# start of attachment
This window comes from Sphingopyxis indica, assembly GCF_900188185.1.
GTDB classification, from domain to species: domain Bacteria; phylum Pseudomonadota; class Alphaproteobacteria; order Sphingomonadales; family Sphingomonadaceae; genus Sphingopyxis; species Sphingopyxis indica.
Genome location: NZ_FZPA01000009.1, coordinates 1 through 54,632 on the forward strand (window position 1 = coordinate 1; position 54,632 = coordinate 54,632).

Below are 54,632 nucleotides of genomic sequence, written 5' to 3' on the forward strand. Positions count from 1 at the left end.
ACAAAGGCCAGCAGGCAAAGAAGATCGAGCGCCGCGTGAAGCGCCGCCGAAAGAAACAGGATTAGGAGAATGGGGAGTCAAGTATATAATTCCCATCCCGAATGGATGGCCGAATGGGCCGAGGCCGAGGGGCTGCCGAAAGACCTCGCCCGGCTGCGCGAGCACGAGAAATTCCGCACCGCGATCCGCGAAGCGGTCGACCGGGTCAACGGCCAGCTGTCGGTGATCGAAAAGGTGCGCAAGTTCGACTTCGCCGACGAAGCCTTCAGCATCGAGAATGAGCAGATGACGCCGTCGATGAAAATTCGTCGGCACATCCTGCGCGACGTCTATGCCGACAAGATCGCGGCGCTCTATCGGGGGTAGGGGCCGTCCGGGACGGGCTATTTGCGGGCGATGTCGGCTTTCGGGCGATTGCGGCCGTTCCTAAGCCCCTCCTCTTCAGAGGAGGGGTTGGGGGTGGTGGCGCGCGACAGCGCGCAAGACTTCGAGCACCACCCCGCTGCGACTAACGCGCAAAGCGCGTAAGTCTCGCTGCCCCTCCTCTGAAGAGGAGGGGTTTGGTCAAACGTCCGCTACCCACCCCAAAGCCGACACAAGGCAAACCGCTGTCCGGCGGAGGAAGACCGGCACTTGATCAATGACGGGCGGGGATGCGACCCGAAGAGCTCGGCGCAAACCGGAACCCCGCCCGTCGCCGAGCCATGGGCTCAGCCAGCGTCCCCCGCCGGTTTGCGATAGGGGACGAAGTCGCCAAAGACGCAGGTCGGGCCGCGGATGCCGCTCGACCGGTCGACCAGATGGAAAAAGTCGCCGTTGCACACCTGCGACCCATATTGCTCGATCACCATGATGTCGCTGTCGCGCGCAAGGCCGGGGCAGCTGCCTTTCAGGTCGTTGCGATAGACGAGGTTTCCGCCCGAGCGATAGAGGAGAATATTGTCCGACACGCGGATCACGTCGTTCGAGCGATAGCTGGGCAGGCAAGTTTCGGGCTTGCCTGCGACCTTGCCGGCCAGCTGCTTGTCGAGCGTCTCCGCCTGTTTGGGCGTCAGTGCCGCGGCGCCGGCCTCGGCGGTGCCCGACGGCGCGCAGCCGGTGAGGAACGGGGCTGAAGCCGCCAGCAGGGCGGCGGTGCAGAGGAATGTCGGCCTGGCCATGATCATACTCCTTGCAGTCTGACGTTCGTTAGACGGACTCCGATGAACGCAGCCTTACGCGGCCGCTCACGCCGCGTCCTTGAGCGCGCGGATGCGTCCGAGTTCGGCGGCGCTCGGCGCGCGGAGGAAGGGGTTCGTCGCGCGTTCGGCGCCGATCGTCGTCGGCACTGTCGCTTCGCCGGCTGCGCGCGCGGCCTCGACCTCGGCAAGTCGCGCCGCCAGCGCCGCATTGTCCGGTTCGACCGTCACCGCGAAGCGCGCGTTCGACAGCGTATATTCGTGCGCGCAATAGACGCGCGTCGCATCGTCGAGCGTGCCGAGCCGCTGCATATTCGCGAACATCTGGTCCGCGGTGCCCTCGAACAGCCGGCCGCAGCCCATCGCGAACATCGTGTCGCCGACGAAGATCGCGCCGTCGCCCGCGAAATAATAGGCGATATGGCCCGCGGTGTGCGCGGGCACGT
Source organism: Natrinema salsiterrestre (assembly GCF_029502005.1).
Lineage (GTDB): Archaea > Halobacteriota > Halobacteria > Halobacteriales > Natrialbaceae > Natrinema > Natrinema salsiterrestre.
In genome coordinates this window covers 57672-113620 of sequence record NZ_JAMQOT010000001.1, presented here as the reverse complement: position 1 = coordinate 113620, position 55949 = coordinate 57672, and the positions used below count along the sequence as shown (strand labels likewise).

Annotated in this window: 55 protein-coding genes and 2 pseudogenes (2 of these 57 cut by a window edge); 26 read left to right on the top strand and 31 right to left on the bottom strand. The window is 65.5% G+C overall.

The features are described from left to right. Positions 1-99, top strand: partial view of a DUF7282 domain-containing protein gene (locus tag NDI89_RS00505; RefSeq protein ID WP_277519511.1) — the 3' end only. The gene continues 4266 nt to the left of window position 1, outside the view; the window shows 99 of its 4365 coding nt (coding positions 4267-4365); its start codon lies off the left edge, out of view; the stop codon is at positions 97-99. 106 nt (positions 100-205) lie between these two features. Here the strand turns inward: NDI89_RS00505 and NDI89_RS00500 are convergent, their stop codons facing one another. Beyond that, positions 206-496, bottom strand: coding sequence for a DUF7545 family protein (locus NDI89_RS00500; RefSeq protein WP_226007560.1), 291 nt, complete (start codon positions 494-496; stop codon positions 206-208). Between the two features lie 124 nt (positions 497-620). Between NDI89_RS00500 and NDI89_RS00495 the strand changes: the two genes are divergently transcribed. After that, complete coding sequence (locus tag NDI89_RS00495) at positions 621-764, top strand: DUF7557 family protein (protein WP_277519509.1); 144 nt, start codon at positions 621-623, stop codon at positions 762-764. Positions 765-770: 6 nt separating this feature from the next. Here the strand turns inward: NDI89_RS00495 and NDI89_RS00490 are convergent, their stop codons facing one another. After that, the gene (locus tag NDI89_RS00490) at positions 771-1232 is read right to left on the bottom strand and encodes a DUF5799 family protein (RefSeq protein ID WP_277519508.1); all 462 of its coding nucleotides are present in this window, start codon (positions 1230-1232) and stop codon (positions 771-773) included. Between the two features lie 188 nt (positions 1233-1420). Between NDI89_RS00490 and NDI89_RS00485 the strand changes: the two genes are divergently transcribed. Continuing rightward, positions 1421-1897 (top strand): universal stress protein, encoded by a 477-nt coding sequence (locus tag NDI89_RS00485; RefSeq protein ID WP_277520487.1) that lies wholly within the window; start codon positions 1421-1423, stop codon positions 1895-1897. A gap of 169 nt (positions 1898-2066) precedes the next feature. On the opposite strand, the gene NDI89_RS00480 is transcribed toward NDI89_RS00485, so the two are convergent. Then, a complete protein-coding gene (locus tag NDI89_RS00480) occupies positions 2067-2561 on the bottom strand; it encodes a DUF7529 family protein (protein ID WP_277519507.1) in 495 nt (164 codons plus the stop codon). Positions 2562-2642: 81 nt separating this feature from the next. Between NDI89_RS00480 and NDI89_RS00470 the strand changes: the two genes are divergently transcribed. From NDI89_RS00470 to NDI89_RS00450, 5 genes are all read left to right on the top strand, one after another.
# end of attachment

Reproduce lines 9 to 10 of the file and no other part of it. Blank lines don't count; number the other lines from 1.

Annotated in this window: 55 protein-coding genes and 2 pseudogenes (2 of these 57 cut by a window edge); 26 read left to right on the top strand and 31 right to left on the bottom strand. The window is 65.5% G+C overall.

The features are described from left to right. Positions 1-99, top strand: partial view of a DUF7282 domain-containing protein gene (locus tag NDI89_RS00505; RefSeq protein ID WP_277519511.1) — the 3' end only. The gene continues 4266 nt to the left of window position 1, outside the view; the window shows 99 of its 4365 coding nt (coding positions 4267-4365); its start codon lies off the left edge, out of view; the stop codon is at positions 97-99. 106 nt (positions 100-205) lie between these two features. Here the strand turns inward: NDI89_RS00505 and NDI89_RS00500 are convergent, their stop codons facing one another. Beyond that, positions 206-496, bottom strand: coding sequence for a DUF7545 family protein (locus NDI89_RS00500; RefSeq protein WP_226007560.1), 291 nt, complete (start codon positions 494-496; stop codon positions 206-208). Between the two features lie 124 nt (positions 497-620). Between NDI89_RS00500 and NDI89_RS00495 the strand changes: the two genes are divergently transcribed. After that, complete coding sequence (locus tag NDI89_RS00495) at positions 621-764, top strand: DUF7557 family protein (protein WP_277519509.1); 144 nt, start codon at positions 621-623, stop codon at positions 762-764. Positions 765-770: 6 nt separating this feature from the next. Here the strand turns inward: NDI89_RS00495 and NDI89_RS00490 are convergent, their stop codons facing one another. After that, the gene (locus tag NDI89_RS00490) at positions 771-1232 is read right to left on the bottom strand and encodes a DUF5799 family protein (RefSeq protein ID WP_277519508.1); all 462 of its coding nucleotides are present in this window, start codon (positions 1230-1232) and stop codon (positions 771-773) included. Between the two features lie 188 nt (positions 1233-1420). Between NDI89_RS00490 and NDI89_RS00485 the strand changes: the two genes are divergently transcribed. Continuing rightward, positions 1421-1897 (top strand): universal stress protein, encoded by a 477-nt coding sequence (locus tag NDI89_RS00485; RefSeq protein ID WP_277520487.1) that lies wholly within the window; start codon positions 1421-1423, stop codon positions 1895-1897. A gap of 169 nt (positions 1898-2066) precedes the next feature. On the opposite strand, the gene NDI89_RS00480 is transcribed toward NDI89_RS00485, so the two are convergent. Then, a complete protein-coding gene (locus tag NDI89_RS00480) occupies positions 2067-2561 on the bottom strand; it encodes a DUF7529 family protein (protein ID WP_277519507.1) in 495 nt (164 codons plus the stop codon). Positions 2562-2642: 81 nt separating this feature from the next. Between NDI89_RS00480 and NDI89_RS00470 the strand changes: the two genes are divergently transcribed. From NDI89_RS00470 to NDI89_RS00450, 5 genes are all read left to right on the top strand, one after another.